Tobacco industry is the true test of health policy
the biggest challenge to environmental and public health regulation is the burden of proof. It always rests with those arguing on the side of common good. The industrial system is driven entirely by the market, not by public good -- and any stricture against industry is directly countered with not only the loss of revenue and employment but also by large bodies of 'sponsored' research.
Yet, inevitably, if a certain industrial process or product is creating a menace to the environment or public health, the onus of proving that menace falls on the defenders of public good. That is driven in part by the fact that the line between public good and private vendetta is very thin. Public good is something that can never be defined very clearly -- the focus tends to be bleary with very few moments of clarity. There are too many variables in this equation. Which is why the State -- the guardian of the public good -- needs to invest constantly to attain clarity. That doesn't happen easily; doesn't happen at all in developing countries with bankrupt politicians. So it is difficult to prove climate change even if snow falls in Dubai (see p9).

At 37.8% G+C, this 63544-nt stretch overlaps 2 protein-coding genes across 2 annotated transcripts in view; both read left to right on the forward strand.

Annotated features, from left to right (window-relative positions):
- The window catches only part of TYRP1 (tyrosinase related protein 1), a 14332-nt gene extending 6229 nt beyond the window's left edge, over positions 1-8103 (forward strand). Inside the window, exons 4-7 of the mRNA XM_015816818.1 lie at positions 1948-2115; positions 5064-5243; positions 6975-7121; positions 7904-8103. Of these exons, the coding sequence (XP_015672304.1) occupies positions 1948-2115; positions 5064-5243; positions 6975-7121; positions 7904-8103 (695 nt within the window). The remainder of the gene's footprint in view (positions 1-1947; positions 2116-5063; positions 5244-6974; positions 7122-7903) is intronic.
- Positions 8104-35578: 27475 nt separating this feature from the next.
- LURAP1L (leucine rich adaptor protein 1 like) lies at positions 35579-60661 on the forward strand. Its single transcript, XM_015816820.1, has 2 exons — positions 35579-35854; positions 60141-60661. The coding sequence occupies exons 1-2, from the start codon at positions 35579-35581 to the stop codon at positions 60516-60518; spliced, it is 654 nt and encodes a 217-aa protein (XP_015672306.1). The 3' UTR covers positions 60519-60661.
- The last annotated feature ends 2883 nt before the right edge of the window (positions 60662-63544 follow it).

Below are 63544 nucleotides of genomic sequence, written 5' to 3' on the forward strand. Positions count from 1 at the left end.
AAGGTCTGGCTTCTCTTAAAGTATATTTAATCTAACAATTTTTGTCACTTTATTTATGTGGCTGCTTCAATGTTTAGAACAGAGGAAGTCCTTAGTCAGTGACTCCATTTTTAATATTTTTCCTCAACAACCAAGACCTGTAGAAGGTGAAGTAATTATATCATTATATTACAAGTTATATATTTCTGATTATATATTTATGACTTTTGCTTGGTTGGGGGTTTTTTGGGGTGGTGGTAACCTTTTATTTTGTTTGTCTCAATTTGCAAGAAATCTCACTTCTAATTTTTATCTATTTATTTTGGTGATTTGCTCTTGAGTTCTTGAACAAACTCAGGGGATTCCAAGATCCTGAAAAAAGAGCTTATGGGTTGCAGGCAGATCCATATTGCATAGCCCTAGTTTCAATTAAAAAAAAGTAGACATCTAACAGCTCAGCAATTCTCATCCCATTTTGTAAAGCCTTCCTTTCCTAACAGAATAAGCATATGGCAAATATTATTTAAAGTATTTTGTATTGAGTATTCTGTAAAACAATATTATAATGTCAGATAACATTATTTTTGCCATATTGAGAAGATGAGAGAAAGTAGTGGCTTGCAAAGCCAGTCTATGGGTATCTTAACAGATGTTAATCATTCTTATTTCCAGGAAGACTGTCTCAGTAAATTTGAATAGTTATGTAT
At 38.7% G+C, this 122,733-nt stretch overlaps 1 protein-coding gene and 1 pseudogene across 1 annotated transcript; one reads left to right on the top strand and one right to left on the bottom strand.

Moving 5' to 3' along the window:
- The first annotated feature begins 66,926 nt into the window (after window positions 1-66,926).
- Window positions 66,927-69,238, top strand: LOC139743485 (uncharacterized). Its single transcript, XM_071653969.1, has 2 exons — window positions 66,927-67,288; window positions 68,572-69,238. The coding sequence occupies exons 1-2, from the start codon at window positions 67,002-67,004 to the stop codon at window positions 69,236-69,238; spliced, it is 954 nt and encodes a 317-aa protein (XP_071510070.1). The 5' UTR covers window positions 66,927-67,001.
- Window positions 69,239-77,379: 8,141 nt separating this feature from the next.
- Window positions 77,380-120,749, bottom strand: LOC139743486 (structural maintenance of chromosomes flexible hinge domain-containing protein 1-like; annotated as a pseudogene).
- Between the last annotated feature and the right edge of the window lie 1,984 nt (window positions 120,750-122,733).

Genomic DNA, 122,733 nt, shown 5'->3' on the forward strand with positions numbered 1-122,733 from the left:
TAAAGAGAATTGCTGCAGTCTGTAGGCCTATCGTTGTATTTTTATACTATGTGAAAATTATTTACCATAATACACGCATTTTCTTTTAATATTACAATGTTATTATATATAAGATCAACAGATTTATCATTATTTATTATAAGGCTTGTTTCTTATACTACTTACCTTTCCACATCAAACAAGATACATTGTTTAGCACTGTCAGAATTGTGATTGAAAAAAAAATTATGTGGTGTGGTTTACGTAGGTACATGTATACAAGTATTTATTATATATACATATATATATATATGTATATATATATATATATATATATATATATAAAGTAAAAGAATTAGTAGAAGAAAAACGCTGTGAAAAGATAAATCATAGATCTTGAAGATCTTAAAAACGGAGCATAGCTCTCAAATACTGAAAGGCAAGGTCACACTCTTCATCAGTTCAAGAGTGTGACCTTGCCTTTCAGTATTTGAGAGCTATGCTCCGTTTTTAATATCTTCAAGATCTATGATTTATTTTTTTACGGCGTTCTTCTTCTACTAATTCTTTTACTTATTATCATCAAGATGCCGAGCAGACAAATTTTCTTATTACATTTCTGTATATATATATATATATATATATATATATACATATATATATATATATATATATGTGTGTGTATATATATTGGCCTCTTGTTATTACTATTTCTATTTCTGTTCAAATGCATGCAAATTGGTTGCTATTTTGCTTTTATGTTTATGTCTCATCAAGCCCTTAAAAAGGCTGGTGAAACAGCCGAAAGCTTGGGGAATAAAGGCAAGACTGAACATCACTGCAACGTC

There is one exception: health effects. Nothing fires the fuel of the precautionary principle greater than proven adverse health effects, particularly on humans. And proving the effect of a certain practice or phenomenon on human health is not as difficult as proving that climate change is anthropogenically caused. The body provides a controlled environment -- as against the atmosphere for climatologists -- for scientists to study the effects of a new chemical or a new food. The prospect of a proven threat to health is more palpable than the prospect of the rainforest vanishing by 2030.
But the tobacco industry prospers. The health costs of tobacco far outweigh the revenue generated by the industry (see p60). In India, the tobacco sector earns the government Rs 9,100 crore, while the health cost of tobacco-related diseases is Rs 30,833 crore. But governments of developing countries fail to check Big Tobacco's march from the industrialised countries to the poorer sections of the world. The industry argues: the choice of using tobacco products lies with the consumer. But governments too make a choice: they favour meagre revenue over public health.
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